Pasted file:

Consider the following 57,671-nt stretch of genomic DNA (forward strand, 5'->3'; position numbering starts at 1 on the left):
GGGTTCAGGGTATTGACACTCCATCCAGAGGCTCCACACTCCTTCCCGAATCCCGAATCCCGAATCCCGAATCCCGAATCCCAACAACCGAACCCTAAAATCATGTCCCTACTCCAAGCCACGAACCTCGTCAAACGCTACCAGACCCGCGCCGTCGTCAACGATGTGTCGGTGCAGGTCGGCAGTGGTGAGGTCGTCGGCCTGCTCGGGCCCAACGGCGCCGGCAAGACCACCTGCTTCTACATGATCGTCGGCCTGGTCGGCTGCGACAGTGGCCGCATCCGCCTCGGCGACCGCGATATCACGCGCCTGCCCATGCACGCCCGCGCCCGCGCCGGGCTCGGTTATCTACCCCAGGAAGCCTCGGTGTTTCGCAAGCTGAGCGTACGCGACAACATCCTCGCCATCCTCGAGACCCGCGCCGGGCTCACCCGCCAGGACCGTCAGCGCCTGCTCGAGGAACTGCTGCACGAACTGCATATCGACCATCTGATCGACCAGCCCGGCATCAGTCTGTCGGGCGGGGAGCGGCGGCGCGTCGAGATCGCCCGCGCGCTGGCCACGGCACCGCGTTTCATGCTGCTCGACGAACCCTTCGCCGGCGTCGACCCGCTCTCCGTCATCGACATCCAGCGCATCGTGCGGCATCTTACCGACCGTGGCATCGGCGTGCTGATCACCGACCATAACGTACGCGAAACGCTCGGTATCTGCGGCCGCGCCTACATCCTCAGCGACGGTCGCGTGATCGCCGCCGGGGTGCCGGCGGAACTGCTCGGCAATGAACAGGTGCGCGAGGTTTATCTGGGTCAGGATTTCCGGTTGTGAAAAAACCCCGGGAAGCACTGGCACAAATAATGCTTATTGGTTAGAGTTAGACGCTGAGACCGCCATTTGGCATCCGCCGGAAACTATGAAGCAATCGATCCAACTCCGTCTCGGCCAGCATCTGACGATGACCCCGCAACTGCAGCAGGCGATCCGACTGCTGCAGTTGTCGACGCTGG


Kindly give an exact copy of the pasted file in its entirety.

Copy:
Consider the following 57,671-nt stretch of genomic DNA (forward strand, 5'->3'; position numbering starts at 1 on the left):
GGGTTCAGGGTATTGACACTCCATCCAGAGGCTCCACACTCCTTCCCGAATCCCGAATCCCGAATCCCGAATCCCGAATCCCAACAACCGAACCCTAAAATCATGTCCCTACTCCAAGCCACGAACCTCGTCAAACGCTACCAGACCCGCGCCGTCGTCAACGATGTGTCGGTGCAGGTCGGCAGTGGTGAGGTCGTCGGCCTGCTCGGGCCCAACGGCGCCGGCAAGACCACCTGCTTCTACATGATCGTCGGCCTGGTCGGCTGCGACAGTGGCCGCATCCGCCTCGGCGACCGCGATATCACGCGCCTGCCCATGCACGCCCGCGCCCGCGCCGGGCTCGGTTATCTACCCCAGGAAGCCTCGGTGTTTCGCAAGCTGAGCGTACGCGACAACATCCTCGCCATCCTCGAGACCCGCGCCGGGCTCACCCGCCAGGACCGTCAGCGCCTGCTCGAGGAACTGCTGCACGAACTGCATATCGACCATCTGATCGACCAGCCCGGCATCAGTCTGTCGGGCGGGGAGCGGCGGCGCGTCGAGATCGCCCGCGCGCTGGCCACGGCACCGCGTTTCATGCTGCTCGACGAACCCTTCGCCGGCGTCGACCCGCTCTCCGTCATCGACATCCAGCGCATCGTGCGGCATCTTACCGACCGTGGCATCGGCGTGCTGATCACCGACCATAACGTACGCGAAACGCTCGGTATCTGCGGCCGCGCCTACATCCTCAGCGACGGTCGCGTGATCGCCGCCGGGGTGCCGGCGGAACTGCTCGGCAATGAACAGGTGCGCGAGGTTTATCTGGGTCAGGATTTCCGGTTGTGAAAAAACCCCGGGAAGCACTGGCACAAATAATGCTTATTGGTTAGAGTTAGACGCTGAGACCGCCATTTGGCATCCGCCGGAAACTATGAAGCAATCGATCCAACTCCGTCTCGGCCAGCATCTGACGATGACCCCGCAACTGCAGCAGGCGATCCGACTGCTGCAGTTGTCGACGCTGG